“Thor: Ragnarock” is a good example of what every mainstream superhero movie should be. It’s fun and colorful, packed with wisecracking exuberance and flashy, exciting CGI effects. But most of all, it’s a lot of fun.
Chris Hemsworth is back as Thor, the hunky, long-haired, hammer-wielding hero. Here he’s joined by his troublemaker brother Loki (portrayed by the ‘I was born to play this character‘ Tom Hiddleston), an old friend (Mark Ruffalo), and a former Asgard Valkyrie warrior (Tessa Thompson) to return to his home and fight to stop the total destruction of his people. Cate Blanchett joins the cast as the wicked sister Hela and she’s the perfect demonic villain who turns out to be quite the powerful nemesis.
At the hands of quirky director Taika Waititi, “Thor: Ragnarock” takes a true path of its own, veering away from more of a serious action film into a solid sarcastic comedy. Waititi’s deadpan, sarcastic fingerprints are all over this movie and it works. At times some of Thor’s smartass comments are a little too reminiscent of “Deadpool” and “Guardians of the Galaxy” and feel like an irritating imitation, but the humor is genuine and has a lot of heart. As a result of the cast feeling super comfortable in their characters, everything comes across as effortless, easy and fun.
What’s not so fun is that parts of the film seem to have been workshopped to death, in particular the inclusion of strong female characters. I love seeing women hold their own in superhero films, but at times their presence seems forced. (But Hela is an outstanding villain, one of the best in any Marvel movie). There are also some unfortunate forced crossovers with a few distracting superhero cameos that don’t add anything at all to the movie (I’m talking to you, Dr. Strange), and much of the banter between Thor and Hulk seems contrived. But you didn’t come here to see the plot or evaluate the script — you bought that ticket for the astonishing production values and colorful action scenes, and they won’t disappoint.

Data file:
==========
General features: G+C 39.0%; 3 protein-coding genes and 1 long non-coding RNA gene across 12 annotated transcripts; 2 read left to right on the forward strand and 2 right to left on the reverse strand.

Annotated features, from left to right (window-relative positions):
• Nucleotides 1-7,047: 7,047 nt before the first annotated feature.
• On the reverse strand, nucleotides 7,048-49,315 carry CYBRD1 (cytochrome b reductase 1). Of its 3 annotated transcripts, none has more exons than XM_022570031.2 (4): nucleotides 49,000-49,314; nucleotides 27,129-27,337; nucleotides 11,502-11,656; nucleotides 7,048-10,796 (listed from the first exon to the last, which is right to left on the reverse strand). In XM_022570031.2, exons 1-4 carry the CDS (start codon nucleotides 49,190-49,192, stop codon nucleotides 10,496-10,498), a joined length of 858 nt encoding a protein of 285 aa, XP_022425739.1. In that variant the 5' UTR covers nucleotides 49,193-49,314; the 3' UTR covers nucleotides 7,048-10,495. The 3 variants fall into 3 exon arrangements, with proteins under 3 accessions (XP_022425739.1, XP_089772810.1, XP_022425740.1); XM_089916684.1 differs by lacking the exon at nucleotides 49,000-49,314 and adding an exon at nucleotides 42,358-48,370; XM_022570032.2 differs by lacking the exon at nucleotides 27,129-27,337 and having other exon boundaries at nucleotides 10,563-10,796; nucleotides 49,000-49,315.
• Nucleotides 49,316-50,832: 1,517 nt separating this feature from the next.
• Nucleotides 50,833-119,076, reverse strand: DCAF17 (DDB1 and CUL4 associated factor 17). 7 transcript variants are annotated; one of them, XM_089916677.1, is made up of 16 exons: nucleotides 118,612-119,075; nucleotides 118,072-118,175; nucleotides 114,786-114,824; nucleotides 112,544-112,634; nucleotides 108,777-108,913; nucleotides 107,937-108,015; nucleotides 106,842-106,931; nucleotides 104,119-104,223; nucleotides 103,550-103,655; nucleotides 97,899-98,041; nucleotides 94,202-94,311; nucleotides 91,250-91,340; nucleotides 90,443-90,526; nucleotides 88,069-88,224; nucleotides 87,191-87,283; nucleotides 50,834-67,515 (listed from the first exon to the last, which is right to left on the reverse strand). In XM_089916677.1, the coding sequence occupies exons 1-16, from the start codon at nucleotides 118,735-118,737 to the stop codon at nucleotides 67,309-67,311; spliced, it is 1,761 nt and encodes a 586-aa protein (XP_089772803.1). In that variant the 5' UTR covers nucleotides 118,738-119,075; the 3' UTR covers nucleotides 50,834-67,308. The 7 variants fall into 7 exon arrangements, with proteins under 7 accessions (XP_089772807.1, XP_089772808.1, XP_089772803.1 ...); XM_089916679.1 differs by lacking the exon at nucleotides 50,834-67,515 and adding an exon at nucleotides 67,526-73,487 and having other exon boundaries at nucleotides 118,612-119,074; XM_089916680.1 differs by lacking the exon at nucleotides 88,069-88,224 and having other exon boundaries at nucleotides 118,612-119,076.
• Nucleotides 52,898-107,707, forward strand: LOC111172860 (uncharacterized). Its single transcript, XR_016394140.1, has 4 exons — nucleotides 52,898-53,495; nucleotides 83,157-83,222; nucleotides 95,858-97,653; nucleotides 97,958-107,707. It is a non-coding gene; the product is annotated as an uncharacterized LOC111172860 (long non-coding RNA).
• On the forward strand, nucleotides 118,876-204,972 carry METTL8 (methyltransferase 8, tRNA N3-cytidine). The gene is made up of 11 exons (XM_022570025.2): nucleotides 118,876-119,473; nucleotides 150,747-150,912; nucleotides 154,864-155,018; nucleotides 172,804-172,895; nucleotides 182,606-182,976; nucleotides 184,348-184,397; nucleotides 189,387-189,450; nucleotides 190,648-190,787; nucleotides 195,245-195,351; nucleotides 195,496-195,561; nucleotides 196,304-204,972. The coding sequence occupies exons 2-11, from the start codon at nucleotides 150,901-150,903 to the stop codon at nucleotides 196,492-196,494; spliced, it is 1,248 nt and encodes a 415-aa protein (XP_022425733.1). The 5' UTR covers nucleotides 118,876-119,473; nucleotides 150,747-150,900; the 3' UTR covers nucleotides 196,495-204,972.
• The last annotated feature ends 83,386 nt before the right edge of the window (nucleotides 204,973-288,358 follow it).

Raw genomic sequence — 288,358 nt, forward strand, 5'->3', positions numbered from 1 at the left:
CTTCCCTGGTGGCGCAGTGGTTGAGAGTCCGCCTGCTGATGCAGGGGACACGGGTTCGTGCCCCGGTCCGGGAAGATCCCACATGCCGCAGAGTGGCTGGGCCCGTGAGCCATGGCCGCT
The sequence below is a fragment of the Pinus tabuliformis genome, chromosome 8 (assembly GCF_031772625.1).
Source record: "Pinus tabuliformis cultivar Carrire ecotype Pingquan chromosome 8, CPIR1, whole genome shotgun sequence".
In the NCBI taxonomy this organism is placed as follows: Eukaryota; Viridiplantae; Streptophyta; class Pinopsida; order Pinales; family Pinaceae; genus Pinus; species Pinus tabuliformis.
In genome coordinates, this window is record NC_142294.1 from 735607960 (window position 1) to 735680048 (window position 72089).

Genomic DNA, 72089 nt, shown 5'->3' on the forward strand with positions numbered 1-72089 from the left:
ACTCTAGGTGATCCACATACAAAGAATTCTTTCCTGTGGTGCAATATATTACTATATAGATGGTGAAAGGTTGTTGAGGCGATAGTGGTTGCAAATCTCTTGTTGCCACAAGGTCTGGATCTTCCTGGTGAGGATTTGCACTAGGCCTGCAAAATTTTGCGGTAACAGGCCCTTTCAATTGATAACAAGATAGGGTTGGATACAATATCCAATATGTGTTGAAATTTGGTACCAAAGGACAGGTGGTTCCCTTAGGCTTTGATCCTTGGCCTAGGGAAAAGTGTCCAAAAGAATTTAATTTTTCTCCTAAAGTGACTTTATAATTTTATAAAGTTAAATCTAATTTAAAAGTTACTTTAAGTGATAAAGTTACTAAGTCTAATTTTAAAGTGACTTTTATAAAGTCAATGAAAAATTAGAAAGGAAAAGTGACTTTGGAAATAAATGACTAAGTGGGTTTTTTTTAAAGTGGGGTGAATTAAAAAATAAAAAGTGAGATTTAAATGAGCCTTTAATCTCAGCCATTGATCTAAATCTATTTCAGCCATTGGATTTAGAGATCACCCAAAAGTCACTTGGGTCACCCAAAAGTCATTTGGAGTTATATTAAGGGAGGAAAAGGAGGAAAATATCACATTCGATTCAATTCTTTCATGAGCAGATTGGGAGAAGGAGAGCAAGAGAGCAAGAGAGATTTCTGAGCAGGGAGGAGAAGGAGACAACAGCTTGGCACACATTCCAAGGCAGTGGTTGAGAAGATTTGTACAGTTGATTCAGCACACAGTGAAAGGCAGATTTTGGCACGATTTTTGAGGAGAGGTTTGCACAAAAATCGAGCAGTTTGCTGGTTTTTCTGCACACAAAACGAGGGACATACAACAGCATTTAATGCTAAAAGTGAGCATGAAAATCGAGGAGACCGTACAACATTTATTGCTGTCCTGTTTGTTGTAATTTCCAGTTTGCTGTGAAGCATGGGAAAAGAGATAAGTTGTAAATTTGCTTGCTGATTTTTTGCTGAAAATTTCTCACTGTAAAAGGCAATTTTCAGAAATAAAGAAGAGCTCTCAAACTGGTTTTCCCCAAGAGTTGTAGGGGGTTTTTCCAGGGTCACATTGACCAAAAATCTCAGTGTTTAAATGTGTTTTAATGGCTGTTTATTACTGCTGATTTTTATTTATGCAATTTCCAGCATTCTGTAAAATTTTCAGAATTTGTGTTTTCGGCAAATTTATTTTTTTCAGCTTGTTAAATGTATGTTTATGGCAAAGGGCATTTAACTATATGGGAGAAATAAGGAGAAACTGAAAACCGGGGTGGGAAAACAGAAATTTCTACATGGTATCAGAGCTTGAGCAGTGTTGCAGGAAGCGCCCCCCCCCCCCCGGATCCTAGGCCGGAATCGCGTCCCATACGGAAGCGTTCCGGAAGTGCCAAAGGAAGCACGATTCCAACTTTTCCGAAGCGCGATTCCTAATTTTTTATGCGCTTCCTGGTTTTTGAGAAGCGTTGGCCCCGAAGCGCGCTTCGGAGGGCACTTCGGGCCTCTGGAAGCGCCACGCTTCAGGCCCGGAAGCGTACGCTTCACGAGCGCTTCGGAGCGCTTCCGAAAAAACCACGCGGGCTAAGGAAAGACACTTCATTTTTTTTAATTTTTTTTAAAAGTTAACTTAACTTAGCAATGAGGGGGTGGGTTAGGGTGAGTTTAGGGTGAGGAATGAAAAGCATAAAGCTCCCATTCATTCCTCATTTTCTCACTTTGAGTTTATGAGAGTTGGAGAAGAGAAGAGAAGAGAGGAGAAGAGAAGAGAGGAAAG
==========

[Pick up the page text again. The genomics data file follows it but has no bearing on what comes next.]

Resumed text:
The film has an enjoyably rapid pace until the last 30 minutes, where it starts to lag and suffocate under the weight of the nonstop computer animated action sequences. It’s an eye-popping spectacle no doubt, but most viewers will start to wear down after a couple of repetitive minutes of the routine finale. The movie is big and loud, but at least it’s not dumb — and that makes all the difference.